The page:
SaddleBack Club

Alcoholics Anonymous

 Letters from 
an Alcholic

I am an alcoholic. I need your help.

Don't lecture, blame or scold m​e. You wouldn't be angry with me for having cancer or diabetes. Alcoholism is a disease, too.

Don't pour out my liquor; it's just a waste because I can always find ways of getting more.

Don't let me provoke your anger. If you attack me verbally or physically, you will only confirm my bad opinion abut myself. I hate myself enough already.

Don't let your love and anxiety for me lead you into doing what I ought to do for myself. If you assume my responsibilities, you make my failure to assume them permanent. My sense of guilt will be increased, and you will feel resentful.

Don't accept my promises. I'll promise anything to get off the hook. But the nature of my illness prevents me from keeping my promises, even though I mean them at the time.

Don't make empty threats. Once you have made a decision, stick to it.

Don't believe everything I tell you; it may be a lie. Denial of reality is a symptom of my illness. Moreover, I'm likely to lose respect for those I can fool too easily.

Don't let me take advantage of you or exploit you in any way. Love cannot exist for long without the dimension of justice.

Don't cover up for me or try in any way to spare me the consequences of my drinking. Don't lie for me, pay my bills, or meet my obligations. It may avert or reduce the very crisis that would prompt me to seek help. I can continue to deny that I have a drinking problem as long as you provide an automatic escape for the consequences of my drinking.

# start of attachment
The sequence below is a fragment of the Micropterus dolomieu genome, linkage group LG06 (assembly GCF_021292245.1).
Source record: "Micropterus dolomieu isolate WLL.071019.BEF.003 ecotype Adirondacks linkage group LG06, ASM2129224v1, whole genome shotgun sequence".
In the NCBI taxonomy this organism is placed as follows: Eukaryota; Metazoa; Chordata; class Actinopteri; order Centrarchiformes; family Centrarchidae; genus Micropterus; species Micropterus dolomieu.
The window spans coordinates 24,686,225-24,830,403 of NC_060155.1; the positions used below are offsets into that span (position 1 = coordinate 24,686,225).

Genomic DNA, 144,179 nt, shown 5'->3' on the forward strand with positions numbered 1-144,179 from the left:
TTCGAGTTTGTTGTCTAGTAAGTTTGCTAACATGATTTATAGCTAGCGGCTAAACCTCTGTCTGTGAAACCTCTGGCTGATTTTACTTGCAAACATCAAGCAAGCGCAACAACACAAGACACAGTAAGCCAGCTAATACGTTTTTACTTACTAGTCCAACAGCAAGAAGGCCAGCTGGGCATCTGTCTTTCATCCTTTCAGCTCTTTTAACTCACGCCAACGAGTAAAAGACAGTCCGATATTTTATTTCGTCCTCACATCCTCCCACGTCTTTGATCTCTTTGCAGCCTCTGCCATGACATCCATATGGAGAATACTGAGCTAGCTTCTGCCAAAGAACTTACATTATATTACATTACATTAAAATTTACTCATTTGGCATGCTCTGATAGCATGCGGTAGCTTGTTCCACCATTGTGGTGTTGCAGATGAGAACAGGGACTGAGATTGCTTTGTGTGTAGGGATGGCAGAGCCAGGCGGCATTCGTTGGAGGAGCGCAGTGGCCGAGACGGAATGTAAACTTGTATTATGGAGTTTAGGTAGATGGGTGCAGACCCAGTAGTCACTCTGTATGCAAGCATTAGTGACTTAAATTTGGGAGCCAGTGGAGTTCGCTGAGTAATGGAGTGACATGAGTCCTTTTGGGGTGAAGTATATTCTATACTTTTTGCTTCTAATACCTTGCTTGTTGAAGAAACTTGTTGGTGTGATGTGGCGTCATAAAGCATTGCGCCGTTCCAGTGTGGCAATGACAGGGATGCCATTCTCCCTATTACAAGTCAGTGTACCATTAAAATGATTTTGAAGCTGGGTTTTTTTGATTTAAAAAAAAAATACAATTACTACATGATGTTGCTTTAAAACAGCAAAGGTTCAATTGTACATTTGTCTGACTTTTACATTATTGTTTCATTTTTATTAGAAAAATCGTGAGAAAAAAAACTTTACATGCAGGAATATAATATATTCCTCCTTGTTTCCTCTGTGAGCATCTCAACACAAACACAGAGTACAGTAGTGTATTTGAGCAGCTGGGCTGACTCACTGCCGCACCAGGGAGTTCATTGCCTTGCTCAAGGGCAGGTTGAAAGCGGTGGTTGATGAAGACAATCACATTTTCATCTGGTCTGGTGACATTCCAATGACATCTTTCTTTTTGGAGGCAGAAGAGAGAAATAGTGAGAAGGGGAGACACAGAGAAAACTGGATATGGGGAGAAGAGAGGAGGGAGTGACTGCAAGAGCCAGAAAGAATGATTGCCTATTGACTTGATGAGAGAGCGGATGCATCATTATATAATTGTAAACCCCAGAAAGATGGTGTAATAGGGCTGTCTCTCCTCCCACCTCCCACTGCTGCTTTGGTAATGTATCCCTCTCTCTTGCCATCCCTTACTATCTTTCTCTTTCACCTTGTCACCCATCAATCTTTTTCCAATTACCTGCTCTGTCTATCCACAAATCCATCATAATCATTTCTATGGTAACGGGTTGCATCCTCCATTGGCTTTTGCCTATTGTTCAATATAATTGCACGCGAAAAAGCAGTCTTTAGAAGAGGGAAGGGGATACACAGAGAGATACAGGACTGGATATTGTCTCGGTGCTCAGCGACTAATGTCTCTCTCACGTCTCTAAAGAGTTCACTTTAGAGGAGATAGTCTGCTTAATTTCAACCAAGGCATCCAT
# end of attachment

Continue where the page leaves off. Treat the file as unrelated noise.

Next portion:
Above all, do learn all you can about alcoholism and your role in relation to me. Go to open AA meetings when you can. Attend Al-Anon meetings regularly, read the literature and keep in touch with Al-Anon members. They're the people who can help you see the whole situation clearly.

I love you.
Your Alcoholic

I am an alcoholic. I need help. 
Don’t allow me to lie to you and accept it for the truth, for in so doing, you encourage me to lie. The truth may be painful but get at it. 

Don’t let me outsmart you. This only teaches me to avoid responsibility and to lose respect for you at the same time. 

Don’t let me exploit you or take advantage of you. In so doing, you become an accomplice to my evasion of responsibility. Don’t lecture me, moralize, scold, praise, blame, or argue when I’m drunk or sober. And don’t pour out my liquor; you may feel better, but the situational will be worse. 

Don’t accept my promises. This is just my method of postponing pain. And don’t keep switching agreements. If an agreement is made, stick to it. 

Don’t lose your temper with me. It will destroy you and any possibility of helping me. 

Don’t allow your anxiety for us to compel you to do what I must do for myself. Don’t cover up or abort the consequences of my drinking. It reduces the crisis but perpetuates the illness. 

Above all, don’t run away from reality as I do. Alcoholism, my illness, gets worse as my drinking continues. Start now to learn, to understand, and to plan for my recovery. I need help from a doctor, a counselor or a psychologist, a recovered alcoholic, from God. I cannot help myself. 

I hate myself, but I love you. To do nothing is the worse choice you can make for us. 

Please help me,
 Your Alcoholic